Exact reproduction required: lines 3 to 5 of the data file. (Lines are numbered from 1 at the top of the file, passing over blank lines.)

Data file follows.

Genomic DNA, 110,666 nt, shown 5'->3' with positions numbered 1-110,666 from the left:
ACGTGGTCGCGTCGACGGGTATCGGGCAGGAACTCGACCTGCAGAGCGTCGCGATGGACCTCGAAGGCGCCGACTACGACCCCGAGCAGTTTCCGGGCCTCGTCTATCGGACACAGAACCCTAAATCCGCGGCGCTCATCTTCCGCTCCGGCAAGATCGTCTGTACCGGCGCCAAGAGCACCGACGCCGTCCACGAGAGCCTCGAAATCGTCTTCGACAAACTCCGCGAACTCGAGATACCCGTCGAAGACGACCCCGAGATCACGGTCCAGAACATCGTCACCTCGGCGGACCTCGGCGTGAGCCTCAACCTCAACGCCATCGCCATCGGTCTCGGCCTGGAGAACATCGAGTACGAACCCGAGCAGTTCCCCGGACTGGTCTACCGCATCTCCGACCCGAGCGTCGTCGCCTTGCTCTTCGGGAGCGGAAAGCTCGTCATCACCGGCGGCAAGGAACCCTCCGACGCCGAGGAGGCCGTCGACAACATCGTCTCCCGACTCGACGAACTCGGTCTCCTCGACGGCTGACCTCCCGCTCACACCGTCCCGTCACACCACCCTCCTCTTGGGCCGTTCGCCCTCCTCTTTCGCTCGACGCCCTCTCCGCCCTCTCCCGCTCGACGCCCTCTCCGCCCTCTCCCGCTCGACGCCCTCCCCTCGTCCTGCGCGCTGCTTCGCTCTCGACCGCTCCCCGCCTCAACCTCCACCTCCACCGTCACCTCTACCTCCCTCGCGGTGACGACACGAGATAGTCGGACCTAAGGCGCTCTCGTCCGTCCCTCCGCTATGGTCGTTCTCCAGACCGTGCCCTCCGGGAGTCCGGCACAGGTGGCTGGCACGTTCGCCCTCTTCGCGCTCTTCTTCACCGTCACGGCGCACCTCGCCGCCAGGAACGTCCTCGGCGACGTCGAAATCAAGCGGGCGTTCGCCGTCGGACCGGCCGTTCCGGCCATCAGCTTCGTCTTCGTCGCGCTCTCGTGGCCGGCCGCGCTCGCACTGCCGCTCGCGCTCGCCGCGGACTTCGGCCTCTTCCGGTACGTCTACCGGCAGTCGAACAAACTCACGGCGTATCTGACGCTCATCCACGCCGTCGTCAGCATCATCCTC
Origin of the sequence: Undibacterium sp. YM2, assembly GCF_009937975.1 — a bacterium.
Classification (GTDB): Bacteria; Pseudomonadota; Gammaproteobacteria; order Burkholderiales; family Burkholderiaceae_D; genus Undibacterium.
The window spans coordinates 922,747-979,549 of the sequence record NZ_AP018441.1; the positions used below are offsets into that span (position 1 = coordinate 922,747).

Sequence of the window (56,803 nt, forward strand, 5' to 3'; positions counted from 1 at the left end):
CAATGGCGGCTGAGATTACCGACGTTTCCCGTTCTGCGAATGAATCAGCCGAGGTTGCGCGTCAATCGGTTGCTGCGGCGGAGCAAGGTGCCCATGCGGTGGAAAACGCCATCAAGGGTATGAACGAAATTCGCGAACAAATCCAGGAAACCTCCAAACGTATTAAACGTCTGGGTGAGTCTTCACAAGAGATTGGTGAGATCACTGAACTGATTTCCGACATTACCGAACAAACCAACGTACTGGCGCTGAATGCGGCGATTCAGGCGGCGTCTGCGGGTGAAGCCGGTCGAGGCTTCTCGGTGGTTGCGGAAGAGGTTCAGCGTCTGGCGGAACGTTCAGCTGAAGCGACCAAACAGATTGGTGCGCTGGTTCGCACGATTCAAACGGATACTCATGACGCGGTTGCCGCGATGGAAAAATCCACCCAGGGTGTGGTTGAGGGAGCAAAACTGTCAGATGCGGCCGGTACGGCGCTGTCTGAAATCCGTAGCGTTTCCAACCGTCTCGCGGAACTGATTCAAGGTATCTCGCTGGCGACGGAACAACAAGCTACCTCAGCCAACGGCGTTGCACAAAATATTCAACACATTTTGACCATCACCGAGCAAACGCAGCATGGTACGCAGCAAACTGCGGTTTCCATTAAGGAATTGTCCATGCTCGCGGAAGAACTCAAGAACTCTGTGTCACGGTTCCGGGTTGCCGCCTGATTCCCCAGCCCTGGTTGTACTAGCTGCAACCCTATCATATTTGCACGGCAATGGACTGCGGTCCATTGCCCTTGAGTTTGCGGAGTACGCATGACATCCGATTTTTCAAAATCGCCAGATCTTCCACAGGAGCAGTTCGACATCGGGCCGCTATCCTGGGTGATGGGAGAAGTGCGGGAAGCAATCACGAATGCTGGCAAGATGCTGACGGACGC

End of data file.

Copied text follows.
Origin of the sequence: Undibacterium sp. YM2, assembly GCF_009937975.1 — a bacterium.
Classification (GTDB): Bacteria; Pseudomonadota; Gammaproteobacteria; order Burkholderiales; family Burkholderiaceae_D; genus Undibacterium.
The window spans coordinates 922,747-979,549 of the sequence record NZ_AP018441.1; the positions used below are offsets into that span (position 1 = coordinate 922,747).